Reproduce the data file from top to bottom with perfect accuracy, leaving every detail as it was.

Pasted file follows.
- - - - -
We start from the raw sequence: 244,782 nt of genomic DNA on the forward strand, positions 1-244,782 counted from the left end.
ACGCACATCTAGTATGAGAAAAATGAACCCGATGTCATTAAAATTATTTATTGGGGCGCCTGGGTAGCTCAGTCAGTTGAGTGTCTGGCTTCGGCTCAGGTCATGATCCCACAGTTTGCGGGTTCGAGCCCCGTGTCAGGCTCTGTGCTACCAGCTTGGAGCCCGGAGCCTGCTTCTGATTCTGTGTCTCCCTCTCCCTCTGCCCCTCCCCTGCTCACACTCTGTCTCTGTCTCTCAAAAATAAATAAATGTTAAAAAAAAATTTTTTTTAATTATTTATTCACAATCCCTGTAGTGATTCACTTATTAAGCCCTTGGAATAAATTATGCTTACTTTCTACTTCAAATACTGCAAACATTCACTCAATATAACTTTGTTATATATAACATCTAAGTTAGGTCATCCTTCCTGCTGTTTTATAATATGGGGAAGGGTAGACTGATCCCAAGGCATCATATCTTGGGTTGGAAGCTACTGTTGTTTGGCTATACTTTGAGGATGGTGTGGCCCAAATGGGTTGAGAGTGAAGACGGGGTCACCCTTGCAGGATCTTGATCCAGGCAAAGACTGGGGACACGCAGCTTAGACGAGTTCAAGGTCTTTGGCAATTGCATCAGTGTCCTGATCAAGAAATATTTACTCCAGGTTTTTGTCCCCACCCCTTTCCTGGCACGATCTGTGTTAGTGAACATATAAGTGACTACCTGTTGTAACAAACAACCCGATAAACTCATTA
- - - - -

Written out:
We start from the raw sequence: 244,782 nt of genomic DNA on the forward strand, positions 1-244,782 counted from the left end.
ACGCACATCTAGTATGAGAAAAATGAACCCGATGTCATTAAAATTATTTATTGGGGCGCCTGGGTAGCTCAGTCAGTTGAGTGTCTGGCTTCGGCTCAGGTCATGATCCCACAGTTTGCGGGTTCGAGCCCCGTGTCAGGCTCTGTGCTACCAGCTTGGAGCCCGGAGCCTGCTTCTGATTCTGTGTCTCCCTCTCCCTCTGCCCCTCCCCTGCTCACACTCTGTCTCTGTCTCTCAAAAATAAATAAATGTTAAAAAAAAATTTTTTTTAATTATTTATTCACAATCCCTGTAGTGATTCACTTATTAAGCCCTTGGAATAAATTATGCTTACTTTCTACTTCAAATACTGCAAACATTCACTCAATATAACTTTGTTATATATAACATCTAAGTTAGGTCATCCTTCCTGCTGTTTTATAATATGGGGAAGGGTAGACTGATCCCAAGGCATCATATCTTGGGTTGGAAGCTACTGTTGTTTGGCTATACTTTGAGGATGGTGTGGCCCAAATGGGTTGAGAGTGAAGACGGGGTCACCCTTGCAGGATCTTGATCCAGGCAAAGACTGGGGACACGCAGCTTAGACGAGTTCAAGGTCTTTGGCAATTGCATCAGTGTCCTGATCAAGAAATATTTACTCCAGGTTTTTGTCCCCACCCCTTTCCTGGCACGATCTGTGTTAGTGAACATATAAGTGACTACCTGTTGTAACAAACAACCCGATAAACTCATTA